Title: Justice League.
Story-Arc: Throne of Atlantis.
Writer(s): Geoff Johns & Jeff Lemire (Epilogue).
Penciller(s): Ivan Reis, Paul Pelletier, Tony S. Daniel & Brad Walker.
Inker(s): Joe Prado, Oclair Albert, Matt Banning, Sandu Florea, Richard Friend, Drew Hennessy, Karl Kesel, Sean Parsons, Ivan Reis & Art Thibert.
Colourist(s): Rod Reis, Tomeu Morey & Jay David Ramos.
Letterer(s): Dave Sharpe, Patrick Brosseau & Nick Napolitano.
Publisher: DC Comics.
Release Date: April 8th 2014.
Genre(s): Comics, Science-Fiction.
My Overall Rating: ★★★★☆.
Previously on DC Universe New 52’s Justice League series:
Justice League (Vol. 1): Origin by Geoff Johns
Justice League (Vol. 2): The Villain’s Journey by Geoff Johns
Trust and honesty are not easy to come by when a person’s self-interest is at play. When they make you believe that they are infallible and will always be who they tell you to be, there’s a good chance that any form of betrayal will hit you hard in the gut and plunge you in cold disappointment. In the latest adventures of the Justice League, writer Geoff Johns looks to give Aquaman the chance to choose his home and the allies he wants to keep by his side. With mixed origins, this puts this hero between a rock and a hard place as the threat level is beyond this world even for the Justice League. Here comes one of the most exciting events that redefine epic in the DC Universe.
What is Justice League: Throne of Atlantis about? Collecting Justice League #13-17 and Aquaman #15-16, this story arc presents one of the most devastating wars that put surface dwellers up against sea roamers. Triggered when missiles launched by a U.S. Naval war submarine hit Atlantis, the world is plunged into chaos far worse than any natural disaster could cause. Led by Aquaman’s brother Ocean Master, the Atlanteans flood major cities and bring out the most treacherous creatures out to install pandemonium. With only Aquaman with the power to mediate this situation, the Justice League find themselves overmatched and threatened as they seek for help to save the world from total annihilation.
The volume surprisingly does not only focus on the Throne of Atlantis story arc. It actually starts off with a story centered around a clash between Wonder Woman and her archnemesis Cheetah. This encounter explores Diana Prince’s innocence and her belief in her friendship with Cheetah’s alter ego. Although it is a very short story that ended with a cliffhanger, it was still a bit disappointing since Cheetah was somehow able to singlehandedly deal with the whole Justice League and that was just odd to me.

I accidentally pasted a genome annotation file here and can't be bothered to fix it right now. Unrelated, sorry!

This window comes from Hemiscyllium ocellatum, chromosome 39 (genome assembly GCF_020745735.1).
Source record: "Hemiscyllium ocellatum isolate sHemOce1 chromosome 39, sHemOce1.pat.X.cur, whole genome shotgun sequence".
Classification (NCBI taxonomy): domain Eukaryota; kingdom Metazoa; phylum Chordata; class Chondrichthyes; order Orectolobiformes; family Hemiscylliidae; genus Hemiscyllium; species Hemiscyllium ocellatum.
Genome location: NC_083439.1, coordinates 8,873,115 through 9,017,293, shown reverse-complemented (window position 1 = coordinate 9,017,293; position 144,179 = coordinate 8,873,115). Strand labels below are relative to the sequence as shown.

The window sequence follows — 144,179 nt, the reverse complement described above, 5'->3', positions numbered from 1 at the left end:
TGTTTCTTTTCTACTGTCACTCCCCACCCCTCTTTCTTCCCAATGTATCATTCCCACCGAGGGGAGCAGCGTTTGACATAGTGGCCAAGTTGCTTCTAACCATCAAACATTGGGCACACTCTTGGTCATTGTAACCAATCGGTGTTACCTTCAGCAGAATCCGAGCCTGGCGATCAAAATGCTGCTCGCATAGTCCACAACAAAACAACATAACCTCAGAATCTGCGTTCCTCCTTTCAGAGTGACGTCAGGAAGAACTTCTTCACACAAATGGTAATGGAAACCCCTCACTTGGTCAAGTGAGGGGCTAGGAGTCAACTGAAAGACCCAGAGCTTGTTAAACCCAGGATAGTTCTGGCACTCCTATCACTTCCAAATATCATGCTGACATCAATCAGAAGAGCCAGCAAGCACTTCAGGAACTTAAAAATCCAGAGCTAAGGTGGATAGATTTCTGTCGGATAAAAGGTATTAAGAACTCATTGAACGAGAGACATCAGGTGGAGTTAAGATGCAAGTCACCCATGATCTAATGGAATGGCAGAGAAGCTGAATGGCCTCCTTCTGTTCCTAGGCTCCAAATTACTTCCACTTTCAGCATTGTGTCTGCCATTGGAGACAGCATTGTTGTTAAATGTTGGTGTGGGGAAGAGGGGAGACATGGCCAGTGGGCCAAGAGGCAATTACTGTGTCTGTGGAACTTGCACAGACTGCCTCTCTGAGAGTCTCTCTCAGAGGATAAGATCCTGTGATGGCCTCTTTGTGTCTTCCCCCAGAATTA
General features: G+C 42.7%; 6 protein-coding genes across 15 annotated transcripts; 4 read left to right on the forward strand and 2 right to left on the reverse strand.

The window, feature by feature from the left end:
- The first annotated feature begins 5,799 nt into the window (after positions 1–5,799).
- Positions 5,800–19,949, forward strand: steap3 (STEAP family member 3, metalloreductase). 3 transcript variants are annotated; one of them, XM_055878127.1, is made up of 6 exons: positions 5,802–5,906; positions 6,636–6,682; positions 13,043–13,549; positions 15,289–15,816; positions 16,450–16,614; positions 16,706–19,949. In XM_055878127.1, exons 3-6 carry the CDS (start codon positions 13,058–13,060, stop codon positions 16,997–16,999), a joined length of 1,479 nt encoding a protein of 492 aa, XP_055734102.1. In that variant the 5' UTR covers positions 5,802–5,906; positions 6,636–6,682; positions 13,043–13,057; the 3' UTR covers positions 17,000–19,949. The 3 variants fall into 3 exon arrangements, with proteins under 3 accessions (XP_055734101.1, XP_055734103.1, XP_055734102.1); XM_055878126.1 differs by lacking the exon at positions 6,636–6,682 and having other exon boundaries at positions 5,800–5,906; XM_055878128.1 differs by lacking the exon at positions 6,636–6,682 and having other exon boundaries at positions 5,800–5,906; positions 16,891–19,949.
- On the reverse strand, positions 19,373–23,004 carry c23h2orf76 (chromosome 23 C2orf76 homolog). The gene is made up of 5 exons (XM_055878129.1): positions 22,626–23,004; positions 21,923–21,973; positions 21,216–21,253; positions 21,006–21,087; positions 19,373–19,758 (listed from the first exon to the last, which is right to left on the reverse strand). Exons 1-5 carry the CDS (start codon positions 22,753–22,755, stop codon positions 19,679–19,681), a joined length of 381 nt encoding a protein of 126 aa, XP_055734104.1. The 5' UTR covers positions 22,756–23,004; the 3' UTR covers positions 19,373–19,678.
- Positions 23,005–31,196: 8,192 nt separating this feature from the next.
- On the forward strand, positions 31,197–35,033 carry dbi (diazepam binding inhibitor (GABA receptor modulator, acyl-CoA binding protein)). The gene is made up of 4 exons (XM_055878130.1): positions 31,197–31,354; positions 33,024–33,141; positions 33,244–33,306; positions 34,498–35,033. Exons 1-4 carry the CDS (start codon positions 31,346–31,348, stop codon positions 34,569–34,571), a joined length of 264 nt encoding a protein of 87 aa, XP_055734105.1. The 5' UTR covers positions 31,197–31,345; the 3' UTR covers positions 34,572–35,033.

The Throne of Atlantis story arc, however, puts Aquaman at the heart of the action as his character plays a crucial role in identifying the solution to this calamity. As per usual, writer Geoff Johns brilliantly develops his freshly-rebooted character and transforms Aquaman into a hero that shouldn’t be looked down upon or taken lightly. Conflict-ridden, as he’s forced to pick sides, his character is brought to make important decisions amidst the chaos. An underlying theme around loyalty is also explored in its various forms, allowing the story to preciously maintains a sense of mystery.
Often associated with this New 52 Justice League series, the artwork continues to be phenomenal. There are countless two-page spreads throughout the story that has you marveling at the incredible scenes glorifying the destruction. It is, in fact, hard to not attribute a sense of grandiosity to the story. Geoff Johns definitely knows how to do justice to the Justice League.
Justice League: Throne of Atlantis is an action-packed, adrenaline-pumping and ludicrously-explosive event where land and sea collide, and true loyalty is tested.
The Aquaman (2018) movie was loosely based on this story arc. Check out my review for thoughts on that movie! Have you seen it? What did you think about it?